Learning to Love the Red Pen
By Derek Penwell
I remember those times when I would get an email from my dissertation advisor, telling me that she had finished marking up another chapter. It’s difficult to describe that feeling, that strange mixture of dread and hopeful anticipation.
Why did an email give me such anxiety, you may ask, dear reader?
It was all that blood on the page. And don’t act like you don’t know what I’m talking about either. Everybody (even little kids) fear the dreaded red pen—the one that announces to the world what an abject failure you are. You’ve harbored secret doubts about your abilities all along. Then you see a cataract of red ink washing over your work, and your incompetence is reified—a reminder that you had no business ever presuming to do something so clearly out of your league.
You know what I’m talking about, right? You look at the red marks, and all you can see is defeat. Writer’s instinctively fear the editor’s pen. Nobody likes to be judged; and editorial corrections feel like the incarnation of judgment. You produce something you care about, and along comes a critic to help remind you just how limited your gifts really are.
But, you see, that’s where I have to stop myself, slow my breathing, and take a step back. Generally speaking, a professional editor isn’t the same thing as a professional critic. An editor’s job is primarily constructive, an attempt to make your work better, whereas a critic’s job is help determine the value of a piece of work in relationship to a larger tradition of work.
Editors care about making something better; critics care about letting an audience know whether a piece is worth further attention, relative to other pieces of the same genre or medium.
That’s why I feel both dread and hopeful anticipation when I receive news that my work has come out the other side of the editing process. My first thought is that I’m being judged a failure. (My first attempt wasn’t good enough.) It’s difficult for even the most seasoned author not to feel defensive in the face of all that red ink. But after all this time, I know that the red ink is an attempt not to humiliate me, but to help me see how I might do my job as a writer more effectively. And it’s offered up by someone who cares about my work. (If not, I need to find a new editor.)
Every writer needs a good editor—if only because writers are, at best, too close to the work to look at it objectively, and at worst, writers are amazingly adept at lying to themselves. Good writers understand that good editors make their work better. Full stop.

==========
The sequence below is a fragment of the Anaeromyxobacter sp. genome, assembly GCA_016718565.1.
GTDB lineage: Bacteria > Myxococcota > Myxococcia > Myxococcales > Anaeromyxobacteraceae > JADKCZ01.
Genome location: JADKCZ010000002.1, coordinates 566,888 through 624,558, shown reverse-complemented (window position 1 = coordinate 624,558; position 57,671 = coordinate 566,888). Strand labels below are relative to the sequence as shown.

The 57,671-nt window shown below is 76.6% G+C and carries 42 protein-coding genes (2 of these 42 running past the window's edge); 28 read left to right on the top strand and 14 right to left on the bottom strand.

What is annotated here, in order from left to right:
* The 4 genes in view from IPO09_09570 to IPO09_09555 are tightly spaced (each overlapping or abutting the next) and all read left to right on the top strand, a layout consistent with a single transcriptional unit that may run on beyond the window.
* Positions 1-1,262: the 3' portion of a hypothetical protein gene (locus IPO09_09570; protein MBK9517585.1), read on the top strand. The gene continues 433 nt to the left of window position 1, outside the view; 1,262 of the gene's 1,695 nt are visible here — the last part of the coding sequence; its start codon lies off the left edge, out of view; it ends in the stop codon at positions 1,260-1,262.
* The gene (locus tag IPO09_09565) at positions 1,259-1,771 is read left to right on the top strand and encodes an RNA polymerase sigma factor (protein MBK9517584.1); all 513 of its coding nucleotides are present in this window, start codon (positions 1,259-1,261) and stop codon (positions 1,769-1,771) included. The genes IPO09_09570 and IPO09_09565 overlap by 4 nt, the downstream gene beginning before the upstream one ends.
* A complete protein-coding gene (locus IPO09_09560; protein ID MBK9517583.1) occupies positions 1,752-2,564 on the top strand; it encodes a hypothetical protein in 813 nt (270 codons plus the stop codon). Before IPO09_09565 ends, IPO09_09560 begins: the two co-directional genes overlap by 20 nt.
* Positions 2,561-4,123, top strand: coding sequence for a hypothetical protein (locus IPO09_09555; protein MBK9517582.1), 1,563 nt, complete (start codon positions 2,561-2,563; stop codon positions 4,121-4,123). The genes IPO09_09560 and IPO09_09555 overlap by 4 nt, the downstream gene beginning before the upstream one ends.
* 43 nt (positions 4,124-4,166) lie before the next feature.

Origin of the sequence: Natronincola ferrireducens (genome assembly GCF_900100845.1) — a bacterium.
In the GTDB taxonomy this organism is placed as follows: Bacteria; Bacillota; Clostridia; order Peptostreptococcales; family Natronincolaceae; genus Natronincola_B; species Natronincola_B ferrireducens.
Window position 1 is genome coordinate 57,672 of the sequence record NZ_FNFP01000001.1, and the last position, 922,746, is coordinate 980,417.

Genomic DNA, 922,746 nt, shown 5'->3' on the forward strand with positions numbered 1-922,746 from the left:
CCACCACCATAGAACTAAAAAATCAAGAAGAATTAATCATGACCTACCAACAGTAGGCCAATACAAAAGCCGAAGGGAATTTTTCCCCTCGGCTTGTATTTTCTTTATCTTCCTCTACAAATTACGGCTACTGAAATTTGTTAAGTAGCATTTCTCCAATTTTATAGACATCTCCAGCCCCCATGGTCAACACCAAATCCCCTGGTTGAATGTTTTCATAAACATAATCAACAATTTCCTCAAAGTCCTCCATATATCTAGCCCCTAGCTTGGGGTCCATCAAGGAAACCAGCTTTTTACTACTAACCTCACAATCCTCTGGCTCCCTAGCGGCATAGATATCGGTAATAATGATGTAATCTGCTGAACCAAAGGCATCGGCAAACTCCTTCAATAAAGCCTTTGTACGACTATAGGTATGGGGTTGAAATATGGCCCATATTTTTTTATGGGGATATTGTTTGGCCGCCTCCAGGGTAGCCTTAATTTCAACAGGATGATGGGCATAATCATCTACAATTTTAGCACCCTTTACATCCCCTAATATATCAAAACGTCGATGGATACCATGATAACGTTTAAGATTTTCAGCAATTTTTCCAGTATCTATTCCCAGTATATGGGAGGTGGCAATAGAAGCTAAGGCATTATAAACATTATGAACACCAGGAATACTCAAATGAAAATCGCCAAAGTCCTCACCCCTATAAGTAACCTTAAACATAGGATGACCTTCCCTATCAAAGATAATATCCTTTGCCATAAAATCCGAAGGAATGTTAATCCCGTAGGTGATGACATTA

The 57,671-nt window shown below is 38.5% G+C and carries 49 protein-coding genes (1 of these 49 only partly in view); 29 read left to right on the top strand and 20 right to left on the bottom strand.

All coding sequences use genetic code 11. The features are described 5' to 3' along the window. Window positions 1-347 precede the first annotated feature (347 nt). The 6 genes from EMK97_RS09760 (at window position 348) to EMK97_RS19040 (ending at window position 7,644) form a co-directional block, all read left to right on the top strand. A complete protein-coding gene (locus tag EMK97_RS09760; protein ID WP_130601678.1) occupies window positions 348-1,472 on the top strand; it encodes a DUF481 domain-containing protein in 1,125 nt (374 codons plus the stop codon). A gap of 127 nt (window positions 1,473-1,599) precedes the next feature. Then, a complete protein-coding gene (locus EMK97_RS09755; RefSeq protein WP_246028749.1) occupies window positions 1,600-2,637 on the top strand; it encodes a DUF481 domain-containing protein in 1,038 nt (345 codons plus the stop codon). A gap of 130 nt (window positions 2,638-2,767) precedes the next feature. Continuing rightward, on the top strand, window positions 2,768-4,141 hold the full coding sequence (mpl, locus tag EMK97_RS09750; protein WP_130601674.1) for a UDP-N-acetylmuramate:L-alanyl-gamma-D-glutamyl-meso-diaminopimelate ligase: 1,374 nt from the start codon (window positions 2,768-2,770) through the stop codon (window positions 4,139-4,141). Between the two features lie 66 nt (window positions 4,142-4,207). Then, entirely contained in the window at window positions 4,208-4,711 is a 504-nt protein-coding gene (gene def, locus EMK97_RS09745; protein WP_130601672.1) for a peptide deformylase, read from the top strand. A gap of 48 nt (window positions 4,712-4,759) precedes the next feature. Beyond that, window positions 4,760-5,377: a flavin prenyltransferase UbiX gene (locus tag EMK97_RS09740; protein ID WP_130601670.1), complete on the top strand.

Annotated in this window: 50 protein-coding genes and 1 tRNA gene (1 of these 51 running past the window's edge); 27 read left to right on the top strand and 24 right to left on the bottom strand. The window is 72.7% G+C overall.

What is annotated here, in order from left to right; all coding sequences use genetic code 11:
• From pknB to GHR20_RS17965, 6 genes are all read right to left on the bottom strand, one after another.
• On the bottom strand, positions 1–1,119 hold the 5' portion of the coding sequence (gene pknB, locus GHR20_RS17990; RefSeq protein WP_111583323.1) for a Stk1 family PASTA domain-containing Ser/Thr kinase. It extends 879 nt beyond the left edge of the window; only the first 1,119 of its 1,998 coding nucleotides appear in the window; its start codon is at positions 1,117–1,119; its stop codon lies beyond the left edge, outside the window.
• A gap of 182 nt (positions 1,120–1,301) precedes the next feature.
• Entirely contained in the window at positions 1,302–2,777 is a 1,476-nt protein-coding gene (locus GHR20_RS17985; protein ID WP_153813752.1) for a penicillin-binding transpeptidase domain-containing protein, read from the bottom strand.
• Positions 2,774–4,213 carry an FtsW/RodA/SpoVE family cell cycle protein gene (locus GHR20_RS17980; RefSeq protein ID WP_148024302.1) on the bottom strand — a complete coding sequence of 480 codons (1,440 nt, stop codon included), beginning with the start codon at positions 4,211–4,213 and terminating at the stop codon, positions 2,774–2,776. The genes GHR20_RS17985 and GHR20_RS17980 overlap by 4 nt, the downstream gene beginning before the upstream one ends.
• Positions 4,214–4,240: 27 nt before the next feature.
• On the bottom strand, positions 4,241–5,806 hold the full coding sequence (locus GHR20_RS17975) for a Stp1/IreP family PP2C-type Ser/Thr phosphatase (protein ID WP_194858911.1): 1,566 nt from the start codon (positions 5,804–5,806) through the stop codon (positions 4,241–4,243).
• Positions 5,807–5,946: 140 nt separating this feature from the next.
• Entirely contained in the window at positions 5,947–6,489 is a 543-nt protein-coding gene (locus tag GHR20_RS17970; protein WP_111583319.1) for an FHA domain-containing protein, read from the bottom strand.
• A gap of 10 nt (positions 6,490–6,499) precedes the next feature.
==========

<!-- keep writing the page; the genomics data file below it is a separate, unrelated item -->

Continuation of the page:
Therefore, what looks initially like failure to a writer is actually an opportunity to do better work. If all you can see is judgment when you get an email from an editor, your work will never improve. In fact, many people who might have developed into fine writers quit trying altogether because they fear—what they wrongly assume is—judgment. But failure in writing usually has more to do with being too afraid to try than with trying and coming up short. Every writer comes up short; that’s why the editorial process is so important, and why it’s essential that the writer get comfortable with the fact that good writing almost always requires revision.
Art can’t be produced on an assembly line, because assembly lines require precision and replication. Art requires the freedom to regularly try something different—even if it may not work the first time.
Many congregations are also afraid of failing, of trying something that doesn’t turn out quite right after the first draft. These congregations labor under the sad conviction that they don’t really have that much to offer anyway. So when they finally do try something and it’s not immediately successful, they seize up with fear—taking their failure as a commentary on themselves and not as a prompt that they need to revise their work.
Some congregations take the need for course correction as further proof that they didn’t have any business getting wrapped up in something so obviously out of their league. Stick to what you know. Don’t get too far out on any particular limb. Otherwise, you just open yourself up to criticism. (And who needs any more of that?)
But congregations, like writers, need revision. They need to be able hold on more loosely, to see failure simply as information about what not to do next time. They need to face the fear of having someone point out that not everything went as planned, but that success is more a function of perseverance than perfection.
So, here are a few thoughts for writers and congregations:
- Don’t give into the fear of failure by not trying new things. Lean into it.
- Learn the difference between constructive correction and destructive criticism.
- Actively seek out editors who can help you do better work.
- Avoid expending energy on critics who believe their job consists only in telling you what you did wrong, without offering any insight into how to improve.
- Learn how to embrace failure as an essential part of doing good work.
- Laugh at the voices that seek to shame you, to keep you from daring to do something creative, different, interesting.
Ministry, like writing, is art—not industrial production. Editors are the friends of creative endeavor—not supervisors on an assembly line.